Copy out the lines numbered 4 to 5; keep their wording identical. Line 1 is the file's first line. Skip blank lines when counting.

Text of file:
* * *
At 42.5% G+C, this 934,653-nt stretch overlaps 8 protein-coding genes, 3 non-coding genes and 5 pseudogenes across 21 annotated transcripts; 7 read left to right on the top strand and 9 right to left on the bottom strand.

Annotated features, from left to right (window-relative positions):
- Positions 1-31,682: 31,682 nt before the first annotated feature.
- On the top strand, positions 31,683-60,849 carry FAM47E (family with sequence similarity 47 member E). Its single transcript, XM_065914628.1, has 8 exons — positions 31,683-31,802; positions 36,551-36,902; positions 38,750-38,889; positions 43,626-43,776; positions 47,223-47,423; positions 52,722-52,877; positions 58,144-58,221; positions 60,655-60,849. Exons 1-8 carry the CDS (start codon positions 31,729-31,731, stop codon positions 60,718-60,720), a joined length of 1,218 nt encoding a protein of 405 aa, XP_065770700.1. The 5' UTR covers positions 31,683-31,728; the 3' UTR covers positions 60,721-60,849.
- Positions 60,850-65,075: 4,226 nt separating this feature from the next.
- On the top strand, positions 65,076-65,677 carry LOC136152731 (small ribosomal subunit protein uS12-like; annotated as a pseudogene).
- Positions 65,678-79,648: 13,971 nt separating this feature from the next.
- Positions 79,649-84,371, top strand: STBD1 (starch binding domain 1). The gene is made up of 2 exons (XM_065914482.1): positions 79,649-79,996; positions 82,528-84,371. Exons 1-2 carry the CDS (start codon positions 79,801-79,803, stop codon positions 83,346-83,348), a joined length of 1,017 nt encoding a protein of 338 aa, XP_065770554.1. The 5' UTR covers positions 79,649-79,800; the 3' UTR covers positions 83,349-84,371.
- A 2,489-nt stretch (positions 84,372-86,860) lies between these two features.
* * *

- On the top strand, positions 31,683-60,849 carry FAM47E (family with sequence similarity 47 member E). Its single transcript, XM_065914628.1, has 8 exons — positions 31,683-31,802; positions 36,551-36,902; positions 38,750-38,889; positions 43,626-43,776; positions 47,223-47,423; positions 52,722-52,877; positions 58,144-58,221; positions 60,655-60,849. Exons 1-8 carry the CDS (start codon positions 31,729-31,731, stop codon positions 60,718-60,720), a joined length of 1,218 nt encoding a protein of 405 aa, XP_065770700.1. The 5' UTR covers positions 31,683-31,728; the 3' UTR covers positions 60,721-60,849.
- Positions 60,850-65,075: 4,226 nt separating this feature from the next.